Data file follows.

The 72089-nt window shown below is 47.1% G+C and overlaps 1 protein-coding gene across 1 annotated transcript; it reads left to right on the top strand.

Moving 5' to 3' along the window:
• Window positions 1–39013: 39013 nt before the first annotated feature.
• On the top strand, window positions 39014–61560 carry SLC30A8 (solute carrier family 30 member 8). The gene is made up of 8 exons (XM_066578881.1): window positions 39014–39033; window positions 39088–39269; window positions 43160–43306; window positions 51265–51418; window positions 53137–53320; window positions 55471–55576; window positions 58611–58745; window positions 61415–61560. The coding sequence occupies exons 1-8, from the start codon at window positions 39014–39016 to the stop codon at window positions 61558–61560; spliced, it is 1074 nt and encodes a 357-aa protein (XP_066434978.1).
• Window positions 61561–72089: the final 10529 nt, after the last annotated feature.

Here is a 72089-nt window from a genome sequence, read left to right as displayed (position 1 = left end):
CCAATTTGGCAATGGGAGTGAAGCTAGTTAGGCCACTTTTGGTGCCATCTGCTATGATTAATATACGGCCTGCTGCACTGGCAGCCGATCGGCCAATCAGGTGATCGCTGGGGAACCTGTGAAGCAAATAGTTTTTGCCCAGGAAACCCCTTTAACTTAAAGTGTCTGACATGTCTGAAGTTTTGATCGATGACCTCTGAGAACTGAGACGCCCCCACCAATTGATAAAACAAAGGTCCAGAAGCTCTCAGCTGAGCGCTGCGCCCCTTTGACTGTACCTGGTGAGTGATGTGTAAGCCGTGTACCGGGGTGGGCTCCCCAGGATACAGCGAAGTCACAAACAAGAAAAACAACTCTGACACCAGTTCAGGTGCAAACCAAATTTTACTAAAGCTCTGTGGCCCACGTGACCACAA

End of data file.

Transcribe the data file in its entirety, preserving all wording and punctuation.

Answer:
The 72089-nt window shown below is 47.1% G+C and overlaps 1 protein-coding gene across 1 annotated transcript; it reads left to right on the top strand.

Moving 5' to 3' along the window:
• Window positions 1–39013: 39013 nt before the first annotated feature.
• On the top strand, window positions 39014–61560 carry SLC30A8 (solute carrier family 30 member 8). The gene is made up of 8 exons (XM_066578881.1): window positions 39014–39033; window positions 39088–39269; window positions 43160–43306; window positions 51265–51418; window positions 53137–53320; window positions 55471–55576; window positions 58611–58745; window positions 61415–61560. The coding sequence occupies exons 1-8, from the start codon at window positions 39014–39016 to the stop codon at window positions 61558–61560; spliced, it is 1074 nt and encodes a 357-aa protein (XP_066434978.1).
• Window positions 61561–72089: the final 10529 nt, after the last annotated feature.

Here is a 72089-nt window from a genome sequence, read left to right as displayed (position 1 = left end):
CCAATTTGGCAATGGGAGTGAAGCTAGTTAGGCCACTTTTGGTGCCATCTGCTATGATTAATATACGGCCTGCTGCACTGGCAGCCGATCGGCCAATCAGGTGATCGCTGGGGAACCTGTGAAGCAAATAGTTTTTGCCCAGGAAACCCCTTTAACTTAAAGTGTCTGACATGTCTGAAGTTTTGATCGATGACCTCTGAGAACTGAGACGCCCCCACCAATTGATAAAACAAAGGTCCAGAAGCTCTCAGCTGAGCGCTGCGCCCCTTTGACTGTACCTGGTGAGTGATGTGTAAGCCGTGTACCGGGGTGGGCTCCCCAGGATACAGCGAAGTCACAAACAAGAAAAACAACTCTGACACCAGTTCAGGTGCAAACCAAATTTTACTAAAGCTCTGTGGCCCACGTGACCACAA